Champagnes Lose Their Fizz

Moet & Chandon continues to lead the champagne and wines table with a brand value of US$1.26 billion, US$361 million clear of its nearest rival. However, the champagne brands in the table have been stagnant in the face of declining case sales. This mirrors the global Champagne market which has been struggling due to uncertain economic conditions, especially in France, the key market for Champagne.

Gallo has bucked the trend of the stagnant wine sector and grown its brand value by 14% to US$900 million, driven by the launch of variants such as Summer Red and a Merlot Rose. The biggest mover in this sector is Concha y Toro which has seen its brand value increase by 35% to US$663 million following the acquisition of the declining Californian winemaker Fetzer Vineyards.


This year’s biggest story is undoubtedly the confirmation of Johnnie Walker as the pre-eminent global drinks brand, whose phenomenal growth has been supported by iconic advertising, innovation and careful segmentation. A further, crucial factor however has been the demand from Asian drinkers. China’s thirst for spirits has, despite occasional hiccoughs, grown rapidly. Domestic brands have also benefitted from this boom, but huge potential remains. They must not only recapture domestic market share, but increase margins and begin to export themselves. Brand Finance, CEO David Haigh comments, “Though the Chinese market is exerting an ever increasing influence on the global drinks trade, the BrandFinance® Drinks 50 is still dominated by western brands. Chinese brands are still making tentative steps to gain the trust and affection of international consumers, but interest in the country’s language, culture and customs is laying the foundations for their continued success in ‘the Chinese century’.”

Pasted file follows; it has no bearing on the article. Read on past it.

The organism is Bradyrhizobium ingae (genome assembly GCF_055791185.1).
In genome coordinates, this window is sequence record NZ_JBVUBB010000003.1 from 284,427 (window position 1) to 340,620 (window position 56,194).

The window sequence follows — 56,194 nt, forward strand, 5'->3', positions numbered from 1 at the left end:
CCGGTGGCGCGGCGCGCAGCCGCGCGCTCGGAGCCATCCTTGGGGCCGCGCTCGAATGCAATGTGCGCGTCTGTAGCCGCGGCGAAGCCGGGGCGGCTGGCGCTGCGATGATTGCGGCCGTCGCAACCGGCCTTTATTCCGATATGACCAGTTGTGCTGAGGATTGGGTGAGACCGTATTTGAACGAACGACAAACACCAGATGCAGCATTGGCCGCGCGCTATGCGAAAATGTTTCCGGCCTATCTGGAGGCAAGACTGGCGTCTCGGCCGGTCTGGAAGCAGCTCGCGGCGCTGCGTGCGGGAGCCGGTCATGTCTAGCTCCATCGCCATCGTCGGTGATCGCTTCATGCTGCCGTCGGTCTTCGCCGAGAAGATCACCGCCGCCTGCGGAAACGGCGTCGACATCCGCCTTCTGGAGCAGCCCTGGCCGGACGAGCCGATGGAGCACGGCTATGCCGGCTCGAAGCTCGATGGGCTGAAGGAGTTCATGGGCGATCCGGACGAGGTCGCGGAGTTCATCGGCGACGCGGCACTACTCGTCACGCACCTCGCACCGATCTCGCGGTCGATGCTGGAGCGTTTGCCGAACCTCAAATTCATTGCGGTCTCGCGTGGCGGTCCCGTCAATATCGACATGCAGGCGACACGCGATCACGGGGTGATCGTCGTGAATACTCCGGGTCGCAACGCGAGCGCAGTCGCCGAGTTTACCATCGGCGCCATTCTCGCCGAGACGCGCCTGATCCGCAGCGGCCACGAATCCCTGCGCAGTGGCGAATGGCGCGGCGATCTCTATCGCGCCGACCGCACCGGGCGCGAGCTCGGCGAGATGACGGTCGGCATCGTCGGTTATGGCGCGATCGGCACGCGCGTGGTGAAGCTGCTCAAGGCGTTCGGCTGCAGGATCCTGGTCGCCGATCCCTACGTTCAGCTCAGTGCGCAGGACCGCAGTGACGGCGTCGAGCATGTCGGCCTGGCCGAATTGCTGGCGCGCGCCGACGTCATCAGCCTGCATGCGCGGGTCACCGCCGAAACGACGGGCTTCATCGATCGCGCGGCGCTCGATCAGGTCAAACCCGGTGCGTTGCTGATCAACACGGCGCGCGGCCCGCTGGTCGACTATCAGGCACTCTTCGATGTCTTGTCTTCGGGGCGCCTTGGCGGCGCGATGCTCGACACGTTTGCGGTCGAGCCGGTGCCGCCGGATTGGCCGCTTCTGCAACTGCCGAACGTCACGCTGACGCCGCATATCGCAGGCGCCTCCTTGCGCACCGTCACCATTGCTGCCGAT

About Brand Finance

Brand Finance plc, the world's leading brand valuation consultancy, advises strongly branded organisations on maximising their brand value through effective management of their brands and intangible assets. Founded in 1996, Brand Finance has performed thousands of branded business, brand and intangible asset valuations worth trillions of dollars.

Its clients include international brand owners, tax authorities, Intellectual Property lawyers and investment banks. Its work is frequently peer-reviewed by the big four audit practices and its reports have been accepted by various regulatory bodies, including the UK Takeover Panel.

Brand Finance is headquartered in London and has a network of international offices in Amsterdam, Bangalore, Barcelona, Cape Town, Colombo, Dubai, Geneva, Helsinki, Hong Kong, Istanbul, Lisbon, Madrid, Moscow, New York, Paris, Sao Paulo, Sydney, Singapore, Toronto and Zagreb.

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Robert Haigh +44 (0) 20 7389 9400.

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The Brand Finance Football 50 2015